where b = 3645.6 Angströms, and n = 3, 4, 5, 6. Balmer suggested that there would be other lines— in the infrared— corresponding to n = 7, 8, etc., and in fact some of them had already been observed, unbeknownst to Balmer. He further conjectured that the 4 could be replaced by 9, 16, 25, … and this also turned out to be true— but these lines, further into the infrared, were not detected until the early twentieth century, along with the ultraviolet lines generated by replacing the 4 by 1.
It is instructive to write Balmer's general formula in terms of the inverse wavelength. This is called the wave number— the number of waves that fit in one unit of length.
where are integers, and is the Rydberg constant, 109,737 cm-1.
This constant is named after the Swedish physicist Rydberg who (in 1888) presented a generalization of Balmer's formula, in which the integer was replaced by constant, the constant being less than unity. Rydberg suggested that all atomic spectra formed families with this pattern. (He also said he was unaware of Balmer's work.) It turns out that there are families of spectra following Rydberg's pattern, notably in the alkali metals, sodium, potassium, etc., but not with the precision the hydrogen atom lines fit the Balmer formula, and low values of give lines that deviate considerably.
(Modern footnote: atoms having spectral lines following Rydberg's formula are called Rydberg atoms. As we shall see later, these Rydberg atoms have one electron orbiting at a much greater distance from the nucleus than the others. Consequently, Rydberg atoms can only survive in a gas at very low pressure, otherwise that outermost electron gets knocked off. Prof. Tom Gallagher in our Department is a world expert on these atoms, which have proven a rich source of information on the quantum mechanics of atomic structure.)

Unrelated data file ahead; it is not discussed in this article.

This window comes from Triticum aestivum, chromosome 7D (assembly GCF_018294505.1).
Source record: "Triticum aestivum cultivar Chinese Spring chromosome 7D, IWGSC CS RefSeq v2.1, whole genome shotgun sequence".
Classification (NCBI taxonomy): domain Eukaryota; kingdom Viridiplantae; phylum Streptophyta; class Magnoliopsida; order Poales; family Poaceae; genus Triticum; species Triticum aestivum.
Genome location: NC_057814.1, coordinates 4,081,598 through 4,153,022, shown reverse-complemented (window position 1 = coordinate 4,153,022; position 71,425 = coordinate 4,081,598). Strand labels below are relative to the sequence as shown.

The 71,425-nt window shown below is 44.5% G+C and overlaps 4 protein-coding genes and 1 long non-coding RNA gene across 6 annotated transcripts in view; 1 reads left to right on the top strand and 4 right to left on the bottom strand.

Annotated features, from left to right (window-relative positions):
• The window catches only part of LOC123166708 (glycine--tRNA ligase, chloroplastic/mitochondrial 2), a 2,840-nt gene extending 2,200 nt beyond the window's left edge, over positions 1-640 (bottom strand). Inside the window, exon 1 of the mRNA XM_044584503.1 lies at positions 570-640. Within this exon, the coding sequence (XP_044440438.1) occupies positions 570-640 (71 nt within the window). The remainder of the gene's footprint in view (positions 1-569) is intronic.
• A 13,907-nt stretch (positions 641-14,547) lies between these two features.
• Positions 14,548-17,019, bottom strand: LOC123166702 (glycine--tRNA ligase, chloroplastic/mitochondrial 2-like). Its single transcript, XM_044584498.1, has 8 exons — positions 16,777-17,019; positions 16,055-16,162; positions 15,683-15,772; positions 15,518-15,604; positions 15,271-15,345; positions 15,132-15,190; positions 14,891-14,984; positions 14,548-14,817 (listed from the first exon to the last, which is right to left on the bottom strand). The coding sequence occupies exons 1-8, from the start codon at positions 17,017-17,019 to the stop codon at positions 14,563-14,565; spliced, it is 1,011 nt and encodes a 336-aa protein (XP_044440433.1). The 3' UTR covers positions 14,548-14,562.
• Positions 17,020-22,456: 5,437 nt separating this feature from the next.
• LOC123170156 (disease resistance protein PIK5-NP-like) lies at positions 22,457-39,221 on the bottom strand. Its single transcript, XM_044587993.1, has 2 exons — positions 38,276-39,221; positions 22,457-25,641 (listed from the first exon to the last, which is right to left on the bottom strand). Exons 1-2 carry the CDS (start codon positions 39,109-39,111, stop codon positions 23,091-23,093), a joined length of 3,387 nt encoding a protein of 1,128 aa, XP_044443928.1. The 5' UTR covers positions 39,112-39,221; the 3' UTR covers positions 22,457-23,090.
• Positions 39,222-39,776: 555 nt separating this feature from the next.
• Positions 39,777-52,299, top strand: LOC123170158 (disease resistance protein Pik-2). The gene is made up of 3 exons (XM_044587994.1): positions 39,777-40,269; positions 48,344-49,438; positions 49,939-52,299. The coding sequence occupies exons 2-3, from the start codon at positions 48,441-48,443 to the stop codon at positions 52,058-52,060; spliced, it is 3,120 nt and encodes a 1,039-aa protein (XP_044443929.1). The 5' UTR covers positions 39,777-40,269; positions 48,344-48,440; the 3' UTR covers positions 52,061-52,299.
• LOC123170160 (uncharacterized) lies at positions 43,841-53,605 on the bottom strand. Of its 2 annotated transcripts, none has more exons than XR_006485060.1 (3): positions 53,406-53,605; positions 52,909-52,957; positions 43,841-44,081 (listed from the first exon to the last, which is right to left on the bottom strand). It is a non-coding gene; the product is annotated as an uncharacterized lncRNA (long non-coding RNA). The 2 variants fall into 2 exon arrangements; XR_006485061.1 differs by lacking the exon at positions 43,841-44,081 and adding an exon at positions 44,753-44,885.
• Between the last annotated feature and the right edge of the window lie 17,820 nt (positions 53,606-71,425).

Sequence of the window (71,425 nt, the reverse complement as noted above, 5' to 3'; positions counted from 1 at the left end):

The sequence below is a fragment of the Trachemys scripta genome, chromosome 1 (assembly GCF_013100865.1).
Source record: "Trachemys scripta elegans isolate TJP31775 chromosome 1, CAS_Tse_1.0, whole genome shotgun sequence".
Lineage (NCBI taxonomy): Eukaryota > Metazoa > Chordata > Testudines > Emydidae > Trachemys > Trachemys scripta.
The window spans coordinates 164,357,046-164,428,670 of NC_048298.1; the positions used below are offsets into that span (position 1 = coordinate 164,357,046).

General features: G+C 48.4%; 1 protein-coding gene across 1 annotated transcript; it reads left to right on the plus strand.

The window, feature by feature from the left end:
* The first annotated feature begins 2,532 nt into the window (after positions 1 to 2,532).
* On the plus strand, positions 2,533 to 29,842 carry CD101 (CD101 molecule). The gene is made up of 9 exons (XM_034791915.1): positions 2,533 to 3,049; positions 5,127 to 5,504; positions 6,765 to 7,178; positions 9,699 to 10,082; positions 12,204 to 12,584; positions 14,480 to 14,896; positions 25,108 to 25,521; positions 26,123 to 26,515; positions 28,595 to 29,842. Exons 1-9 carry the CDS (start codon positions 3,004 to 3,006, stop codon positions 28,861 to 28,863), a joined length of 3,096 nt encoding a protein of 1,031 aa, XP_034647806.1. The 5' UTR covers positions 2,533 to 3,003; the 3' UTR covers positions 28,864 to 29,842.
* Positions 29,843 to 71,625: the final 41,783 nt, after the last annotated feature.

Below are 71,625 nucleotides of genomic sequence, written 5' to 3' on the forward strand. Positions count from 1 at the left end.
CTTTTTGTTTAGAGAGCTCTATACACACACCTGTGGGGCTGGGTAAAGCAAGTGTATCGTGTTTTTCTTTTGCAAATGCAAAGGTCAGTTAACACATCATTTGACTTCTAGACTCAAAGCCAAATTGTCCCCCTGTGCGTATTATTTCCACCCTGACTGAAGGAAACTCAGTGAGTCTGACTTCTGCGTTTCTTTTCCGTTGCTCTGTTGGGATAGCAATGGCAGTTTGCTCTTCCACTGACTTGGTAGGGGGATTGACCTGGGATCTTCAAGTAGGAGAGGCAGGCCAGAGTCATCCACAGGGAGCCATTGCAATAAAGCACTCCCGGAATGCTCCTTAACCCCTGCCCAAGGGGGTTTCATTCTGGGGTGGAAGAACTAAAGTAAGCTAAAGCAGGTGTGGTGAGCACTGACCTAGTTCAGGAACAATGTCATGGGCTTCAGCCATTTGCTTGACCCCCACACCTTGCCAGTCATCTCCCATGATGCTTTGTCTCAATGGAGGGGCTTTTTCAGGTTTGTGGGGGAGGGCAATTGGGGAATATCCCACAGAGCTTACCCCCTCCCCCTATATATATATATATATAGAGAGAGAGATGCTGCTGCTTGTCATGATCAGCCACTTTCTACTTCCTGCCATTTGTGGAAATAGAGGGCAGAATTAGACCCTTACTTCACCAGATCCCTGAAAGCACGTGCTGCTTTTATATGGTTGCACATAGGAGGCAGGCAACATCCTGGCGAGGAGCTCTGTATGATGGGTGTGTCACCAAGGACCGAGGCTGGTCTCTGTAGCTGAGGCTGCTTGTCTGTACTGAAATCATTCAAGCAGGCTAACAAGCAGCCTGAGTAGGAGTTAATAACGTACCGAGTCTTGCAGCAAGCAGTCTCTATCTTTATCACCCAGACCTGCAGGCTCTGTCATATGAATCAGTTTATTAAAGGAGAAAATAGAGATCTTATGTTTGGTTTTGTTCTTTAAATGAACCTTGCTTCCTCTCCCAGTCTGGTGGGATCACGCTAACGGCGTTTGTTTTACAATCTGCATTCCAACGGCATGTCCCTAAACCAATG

One pattern that was
noticed in the spectra ofmany atoms isRitz'
If for a given atom there are spectral lines at two wave numbers, there is sometimes another spectral line at the precise sum of those two wave numbers.
It is easy to see from Balmer's formula that this is true for some pairs of lines in the hydrogen spectrum. It also turns out to be true for atoms where the spectral lines have no other discernible pattern.
Books I used in preparing this lecture:
Inward Bound, Abraham Pais, Oxford, 1986
Collins' Biographical Dictionary of Scientists, HarperCollins, Glasgow, 1994
A History of Science, W. C. Dampier, Cambridge, 1929.